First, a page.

All sports except for boxing and MMA bore the living tits off of me, so football is never my choice for screen entertainment during Thanksgivingtime. No, Thanksgivingtime isn’t a word like Christmastime is, but it should be. Yes. Anyhoo, if you’re looking to watch something during Thanksgivingtime, here are a few recommendations.
The Endless: An indie film of no fixed genre, The Endless tells the story of Aaron and Justin, two men who claim to have escaped a UFO-style cult ten years ago, and are having trouble adjusting to today’s world. When they get a package from the cult they left, they return to the compound to see how things have fared over the last decade. What’s great about good indie films like The Endless is that they’re imaginative in a way that corporate-produced Hollywood genre movies can’t quite match, with rare exceptions. You’ll find a lot of sticks-with-you visuals and terrific bits of storytelling in The Endless, and the mistakes it makes don’t distract from the overall quality of the production. There’s weird stuff, there’s funny stuff, there’s even some family stuff, and it works, for the most part. Trust me. I’m not wrong about a lot.
American Vandal: If you’ve seen multi-episode true crime shows like Making a Murderer or The Keepers, you have to watch American Vandal. It’s a pitch-perfect parody of true crime programs, from the close-up profile interviews and hours of B-roll to the multiple plot lines and red herrings. The first season deals with the investigation of a prank in which someone spray-painted penises on the teachers’ cars in a local high school’s parking lot, so you know where the humor is going. It’s both an eerily realistic dissection of the high school ecosystem and a deconstruction of the true crime genre. Season two addresses a different crime, this one committed by someone called The Turd Burglar. Social media and its attendant dangers/pitfalls get skewered here, with both hilarious and disgusting results. Both seasons are engrossing and incredibly well made.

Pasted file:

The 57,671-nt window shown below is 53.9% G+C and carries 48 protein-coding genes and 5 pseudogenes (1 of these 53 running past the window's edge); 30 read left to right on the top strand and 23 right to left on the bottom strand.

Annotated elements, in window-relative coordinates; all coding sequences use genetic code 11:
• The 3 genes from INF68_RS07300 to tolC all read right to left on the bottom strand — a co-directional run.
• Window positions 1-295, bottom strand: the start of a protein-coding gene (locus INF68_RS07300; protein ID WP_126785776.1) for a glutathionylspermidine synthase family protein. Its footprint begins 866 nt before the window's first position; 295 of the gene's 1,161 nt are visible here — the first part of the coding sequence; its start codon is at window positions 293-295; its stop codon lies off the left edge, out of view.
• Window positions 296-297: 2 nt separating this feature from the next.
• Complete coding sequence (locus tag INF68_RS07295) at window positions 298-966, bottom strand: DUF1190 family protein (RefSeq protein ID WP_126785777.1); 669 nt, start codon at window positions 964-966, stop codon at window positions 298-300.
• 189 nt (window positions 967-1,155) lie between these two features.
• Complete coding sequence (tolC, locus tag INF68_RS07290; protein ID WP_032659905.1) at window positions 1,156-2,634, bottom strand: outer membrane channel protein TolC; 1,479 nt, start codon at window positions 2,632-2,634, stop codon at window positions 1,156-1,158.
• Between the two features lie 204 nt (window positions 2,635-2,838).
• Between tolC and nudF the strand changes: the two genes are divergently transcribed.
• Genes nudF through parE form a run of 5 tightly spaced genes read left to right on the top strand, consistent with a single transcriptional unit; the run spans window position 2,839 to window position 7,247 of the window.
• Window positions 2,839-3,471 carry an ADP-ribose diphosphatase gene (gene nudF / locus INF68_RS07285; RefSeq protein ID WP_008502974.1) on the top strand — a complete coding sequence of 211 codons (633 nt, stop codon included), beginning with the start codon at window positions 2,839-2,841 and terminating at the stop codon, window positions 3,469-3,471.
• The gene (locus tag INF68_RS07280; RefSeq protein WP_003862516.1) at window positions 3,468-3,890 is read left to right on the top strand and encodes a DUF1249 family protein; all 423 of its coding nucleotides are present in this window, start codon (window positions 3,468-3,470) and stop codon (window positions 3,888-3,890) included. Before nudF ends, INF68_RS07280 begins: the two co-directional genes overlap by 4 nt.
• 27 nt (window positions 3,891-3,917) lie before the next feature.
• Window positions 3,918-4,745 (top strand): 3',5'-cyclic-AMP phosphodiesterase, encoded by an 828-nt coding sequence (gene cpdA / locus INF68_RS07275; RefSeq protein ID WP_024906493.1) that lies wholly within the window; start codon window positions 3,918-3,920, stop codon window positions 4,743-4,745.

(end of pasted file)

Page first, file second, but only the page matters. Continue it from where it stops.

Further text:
First Reformed: Horribly flawed but impossible to look away from, First Reformed is a Paul Schrader movie that focuses on Ethan Hawke as Reverend Toller, the priest of a small church known more for its history than its holiness. Toller is a man with a haunted past and a terribly grim present, and he’s too conflicted to like but too human to hate. Everything’s bleak and stark and cold and meticulously placed, making it a visual masterpiece that you have to watch in awe. The performances couldn’t be better, adding to the film’s visual perfection. And yet the story’s muddled, the plot’s unclear, and the message is hackneyed. It tackles the issue of faith imperfectly at best, and misses the mark on deeper themes. What bothered me most was the ending, summed up by the director himself: “I don’t know what the ending is.” I’m not a movie director, but I am a fiction writer and an adult, and I say that that’s unfair to the audience. If we trust you with our time and attention, you owe us a proper story. I’m not saying that every ending has to be cut-and-dried, but if you don’t know how it ends and you made it, you’re betraying our trust. Don’t do that. I’ve written my share of open-ended endings, but I always knew how they do and should end. You may feel differently. Watch the movie and let me know what you think.
Happy Thanksgiving! And start using the term Thanksgivingtime so I don’t look like too much of a ding-dong.